Hi, I’m Sarah, I’m an MS reporter from London in the UK and I’ve been living with MS for 12 years. In this new episode of the clinical trials series I’m going to be discussing with Dominic, who’s another MSer, about clinical trials. Dominic’s had quite a bit of experience with clinical trials and MS and hopefully his insight will help shed some light on the pros and cons as well as what it’s like to be involved in a trial.
What’s in it for me or for the person taking part?
That’s a good question. I think there’s probably three parts to the answer. The first one is, it’s like private healthcare. It really is. It’s being paid for by the drug company. You get seen, on average, at least once a month. Blood tests, your health is monitored better, you have more time to talk to the clinical staff, they explain things. The attentiveness to your health goes up, you feel better as a result, people listen to you, you find out things sooner, you get things sooner. The second thing is the altruistic, so you might just be helping in a study. I was in an MRI once for two hours where I put my finger up and down when the red light went on so that they could see which part of the brain was activated. Nothing in it for me, just helping out. And then probably the most important thing, or to most people, is the idea of getting a new drug. And when it gets to the main trials that most of us would be involved in, the phase three trials, you’ve got a chance of getting – chance fifty-fifty because it could be a placebo – but you may get a new drug.
And could I die if I was on a clinical trial?
We very much hope not. In a clinical trial, again, there’s a lot of attention paid to safety. So in a clinical trial there would be a lot of monitoring of the person, a lot of blood tests, there’ll be emergency phone numbers. There’s a huge safety piece about being in a clinical trial, so if anything untoward was happening, the study team would react very, very quickly. I suppose it’s not impossible that something terrible would happen, but it’s really highly, highly, highly unlikely and it’s very, very tightly controlled.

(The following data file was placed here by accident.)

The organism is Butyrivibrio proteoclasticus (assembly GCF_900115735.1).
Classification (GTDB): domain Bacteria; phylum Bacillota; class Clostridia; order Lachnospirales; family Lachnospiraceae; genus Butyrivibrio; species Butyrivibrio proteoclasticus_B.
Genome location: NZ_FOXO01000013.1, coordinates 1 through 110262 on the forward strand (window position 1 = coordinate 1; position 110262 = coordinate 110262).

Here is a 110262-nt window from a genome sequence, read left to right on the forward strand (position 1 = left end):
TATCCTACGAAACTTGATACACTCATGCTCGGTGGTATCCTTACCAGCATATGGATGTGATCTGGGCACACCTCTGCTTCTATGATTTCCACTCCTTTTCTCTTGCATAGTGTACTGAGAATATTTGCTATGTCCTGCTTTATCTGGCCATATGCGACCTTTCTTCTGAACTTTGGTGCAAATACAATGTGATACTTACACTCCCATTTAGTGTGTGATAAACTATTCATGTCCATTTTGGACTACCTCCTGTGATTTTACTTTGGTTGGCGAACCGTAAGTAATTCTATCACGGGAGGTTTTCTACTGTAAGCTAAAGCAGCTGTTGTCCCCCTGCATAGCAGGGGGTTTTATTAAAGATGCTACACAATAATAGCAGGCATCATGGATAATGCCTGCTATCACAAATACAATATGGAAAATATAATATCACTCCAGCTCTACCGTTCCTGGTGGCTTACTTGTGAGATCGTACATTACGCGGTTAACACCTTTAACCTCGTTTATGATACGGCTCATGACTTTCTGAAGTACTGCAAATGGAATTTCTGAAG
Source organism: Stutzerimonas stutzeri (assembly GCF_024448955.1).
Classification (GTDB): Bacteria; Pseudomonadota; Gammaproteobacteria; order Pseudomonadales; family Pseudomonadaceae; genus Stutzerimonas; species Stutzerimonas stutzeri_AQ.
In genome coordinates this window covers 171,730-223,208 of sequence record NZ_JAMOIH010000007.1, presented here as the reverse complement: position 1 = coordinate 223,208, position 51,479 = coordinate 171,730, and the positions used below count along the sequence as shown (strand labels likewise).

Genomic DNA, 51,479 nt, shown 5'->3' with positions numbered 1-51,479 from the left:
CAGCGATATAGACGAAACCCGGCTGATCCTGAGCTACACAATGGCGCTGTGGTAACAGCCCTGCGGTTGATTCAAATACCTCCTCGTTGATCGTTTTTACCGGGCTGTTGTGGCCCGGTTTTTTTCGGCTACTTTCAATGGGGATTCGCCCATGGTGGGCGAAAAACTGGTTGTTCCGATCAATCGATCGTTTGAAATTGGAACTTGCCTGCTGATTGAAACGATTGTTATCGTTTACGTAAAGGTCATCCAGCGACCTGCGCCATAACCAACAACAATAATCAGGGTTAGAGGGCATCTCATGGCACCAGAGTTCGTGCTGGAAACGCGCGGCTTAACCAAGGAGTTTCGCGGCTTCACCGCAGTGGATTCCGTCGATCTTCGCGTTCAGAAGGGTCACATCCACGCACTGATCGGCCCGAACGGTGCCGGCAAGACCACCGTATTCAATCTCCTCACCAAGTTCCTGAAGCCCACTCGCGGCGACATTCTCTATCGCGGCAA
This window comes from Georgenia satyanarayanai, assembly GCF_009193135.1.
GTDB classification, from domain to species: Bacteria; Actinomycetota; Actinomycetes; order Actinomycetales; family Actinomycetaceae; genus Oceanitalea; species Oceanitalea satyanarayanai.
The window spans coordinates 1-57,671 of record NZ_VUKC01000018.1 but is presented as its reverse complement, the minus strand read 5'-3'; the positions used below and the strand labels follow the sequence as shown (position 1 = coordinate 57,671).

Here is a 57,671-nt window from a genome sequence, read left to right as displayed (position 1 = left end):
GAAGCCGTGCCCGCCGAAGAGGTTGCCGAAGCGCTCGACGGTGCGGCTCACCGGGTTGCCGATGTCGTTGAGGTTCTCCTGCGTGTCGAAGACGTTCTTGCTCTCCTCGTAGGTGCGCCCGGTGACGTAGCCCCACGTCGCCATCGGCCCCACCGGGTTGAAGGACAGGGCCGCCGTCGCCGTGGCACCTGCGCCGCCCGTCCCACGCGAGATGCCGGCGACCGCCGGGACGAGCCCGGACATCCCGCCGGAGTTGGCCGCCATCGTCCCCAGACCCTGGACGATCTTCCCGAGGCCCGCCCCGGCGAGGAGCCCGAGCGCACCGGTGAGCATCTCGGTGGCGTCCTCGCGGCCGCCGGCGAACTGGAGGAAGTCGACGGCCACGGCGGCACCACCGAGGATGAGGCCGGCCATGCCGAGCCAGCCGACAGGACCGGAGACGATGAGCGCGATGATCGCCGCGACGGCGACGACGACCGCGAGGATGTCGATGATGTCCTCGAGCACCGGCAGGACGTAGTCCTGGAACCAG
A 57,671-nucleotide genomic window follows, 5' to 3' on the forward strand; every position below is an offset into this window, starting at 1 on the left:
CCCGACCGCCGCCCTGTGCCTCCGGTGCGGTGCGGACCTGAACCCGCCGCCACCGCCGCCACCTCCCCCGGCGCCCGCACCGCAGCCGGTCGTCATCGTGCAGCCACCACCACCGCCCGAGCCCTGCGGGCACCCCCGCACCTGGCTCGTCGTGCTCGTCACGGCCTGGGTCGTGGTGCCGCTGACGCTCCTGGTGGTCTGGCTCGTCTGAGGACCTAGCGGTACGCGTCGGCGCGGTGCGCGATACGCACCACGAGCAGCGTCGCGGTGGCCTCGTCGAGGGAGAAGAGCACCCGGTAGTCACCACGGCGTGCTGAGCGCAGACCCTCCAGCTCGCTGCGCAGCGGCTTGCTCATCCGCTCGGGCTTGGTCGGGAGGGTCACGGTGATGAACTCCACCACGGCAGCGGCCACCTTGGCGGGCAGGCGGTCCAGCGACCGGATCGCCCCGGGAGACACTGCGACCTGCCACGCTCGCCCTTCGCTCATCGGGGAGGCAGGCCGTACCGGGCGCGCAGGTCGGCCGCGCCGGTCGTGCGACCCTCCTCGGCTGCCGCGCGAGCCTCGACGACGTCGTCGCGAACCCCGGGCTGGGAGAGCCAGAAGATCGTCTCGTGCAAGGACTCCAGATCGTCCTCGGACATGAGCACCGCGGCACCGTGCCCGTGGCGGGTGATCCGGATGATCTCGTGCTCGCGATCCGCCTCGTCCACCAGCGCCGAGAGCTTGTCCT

What happens at the end of a trial? So I’m taking a drug on a drug trial, they finish at some point, what goes on?
Absolutely. So when you sign up for a trial, on the very first day, the patient information sheet will be very explicit about how long you’re in the trial for and when a trial finishes, one has to assume that that’s the end of it, there is no more. You’ve participated in that trial for three months, five years, whatever the pre, the length of time was specified at the beginning, there can sometimes be a follow-on, and I think that tends to happen more and more, especially with the phase threes. So if the drug, and during the trial there will be various committees that will sit to make sure that the drug is obviously not harming you, but also, does it reach a certain end point. And if it appears that it’s successful they will quite often – not always – but quite often they will offer a open label extension. So in a phase three study there is usually in the world of MS a placebo arm and a drug arm, and there may be multiple drug arms when they’re given at different dosages. An open label study will use the same patients that were in the original study, but they will convert everybody on to the real drug.
That’s what I went on, was one of them, yeah.
Absolutely. And then they will follow the patients for a set number of years after that. Why do they do open label trials? The reason for that is that what’s important when you’re going for licensing, or one of the important things is patient on drug years. So you can have a thousand patients on a drug for a year or you can have 200 patients on a drug for five years. The licensing authorities’ll be interested in the ones where you’ve got more patients on it for longer. An open label study is a way of capturing extra data in a trial situation and it’s also a way of the drug company saying thank you to the patient. If it’s an efficacious drug, you’re then going to get it for a further length of time.